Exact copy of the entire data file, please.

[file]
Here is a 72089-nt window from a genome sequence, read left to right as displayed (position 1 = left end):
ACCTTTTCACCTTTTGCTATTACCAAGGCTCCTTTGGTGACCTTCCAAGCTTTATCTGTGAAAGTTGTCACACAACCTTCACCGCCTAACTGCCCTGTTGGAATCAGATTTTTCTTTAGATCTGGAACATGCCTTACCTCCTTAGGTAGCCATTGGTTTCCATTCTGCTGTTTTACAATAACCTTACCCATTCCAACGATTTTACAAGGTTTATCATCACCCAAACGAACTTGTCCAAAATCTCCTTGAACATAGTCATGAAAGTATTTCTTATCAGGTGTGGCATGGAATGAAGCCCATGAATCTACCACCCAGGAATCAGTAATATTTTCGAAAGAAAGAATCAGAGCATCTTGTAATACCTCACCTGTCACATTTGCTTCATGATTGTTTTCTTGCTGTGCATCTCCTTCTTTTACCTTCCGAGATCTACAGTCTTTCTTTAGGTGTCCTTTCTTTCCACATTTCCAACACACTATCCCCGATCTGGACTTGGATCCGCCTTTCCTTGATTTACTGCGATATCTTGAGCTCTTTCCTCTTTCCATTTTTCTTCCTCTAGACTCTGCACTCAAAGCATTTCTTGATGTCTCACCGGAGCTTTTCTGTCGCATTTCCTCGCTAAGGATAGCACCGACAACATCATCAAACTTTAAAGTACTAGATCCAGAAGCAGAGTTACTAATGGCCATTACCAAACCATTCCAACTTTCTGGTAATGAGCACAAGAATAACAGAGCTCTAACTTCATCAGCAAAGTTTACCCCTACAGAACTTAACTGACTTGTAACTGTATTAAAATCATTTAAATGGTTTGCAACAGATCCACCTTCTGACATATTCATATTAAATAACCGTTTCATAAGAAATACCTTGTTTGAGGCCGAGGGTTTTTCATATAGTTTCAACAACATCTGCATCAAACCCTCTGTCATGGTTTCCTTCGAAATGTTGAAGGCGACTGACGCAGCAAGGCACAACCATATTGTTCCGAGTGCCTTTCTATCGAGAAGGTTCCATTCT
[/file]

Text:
Here is a 72089-nt window from a genome sequence, read left to right as displayed (position 1 = left end):
ACCTTTTCACCTTTTGCTATTACCAAGGCTCCTTTGGTGACCTTCCAAGCTTTATCTGTGAAAGTTGTCACACAACCTTCACCGCCTAACTGCCCTGTTGGAATCAGATTTTTCTTTAGATCTGGAACATGCCTTACCTCCTTAGGTAGCCATTGGTTTCCATTCTGCTGTTTTACAATAACCTTACCCATTCCAACGATTTTACAAGGTTTATCATCACCCAAACGAACTTGTCCAAAATCTCCTTGAACATAGTCATGAAAGTATTTCTTATCAGGTGTGGCATGGAATGAAGCCCATGAATCTACCACCCAGGAATCAGTAATATTTTCGAAAGAAAGAATCAGAGCATCTTGTAATACCTCACCTGTCACATTTGCTTCATGATTGTTTTCTTGCTGTGCATCTCCTTCTTTTACCTTCCGAGATCTACAGTCTTTCTTTAGGTGTCCTTTCTTTCCACATTTCCAACACACTATCCCCGATCTGGACTTGGATCCGCCTTTCCTTGATTTACTGCGATATCTTGAGCTCTTTCCTCTTTCCATTTTTCTTCCTCTAGACTCTGCACTCAAAGCATTTCTTGATGTCTCACCGGAGCTTTTCTGTCGCATTTCCTCGCTAAGGATAGCACCGACAACATCATCAAACTTTAAAGTACTAGATCCAGAAGCAGAGTTACTAATGGCCATTACCAAACCATTCCAACTTTCTGGTAATGAGCACAAGAATAACAGAGCTCTAACTTCATCAGCAAAGTTTACCCCTACAGAACTTAACTGACTTGTAACTGTATTAAAATCATTTAAATGGTTTGCAACAGATCCACCTTCTGACATATTCATATTAAATAACCGTTTCATAAGAAATACCTTGTTTGAGGCCGAGGGTTTTTCATATAGTTTCAACAACATCTGCATCAAACCCTCTGTCATGGTTTCCTTCGAAATGTTGAAGGCGACTGACGCAGCAAGGCACAACCATATTGTTCCGAGTGCCTTTCTATCGAGAAGGTTCCATTCT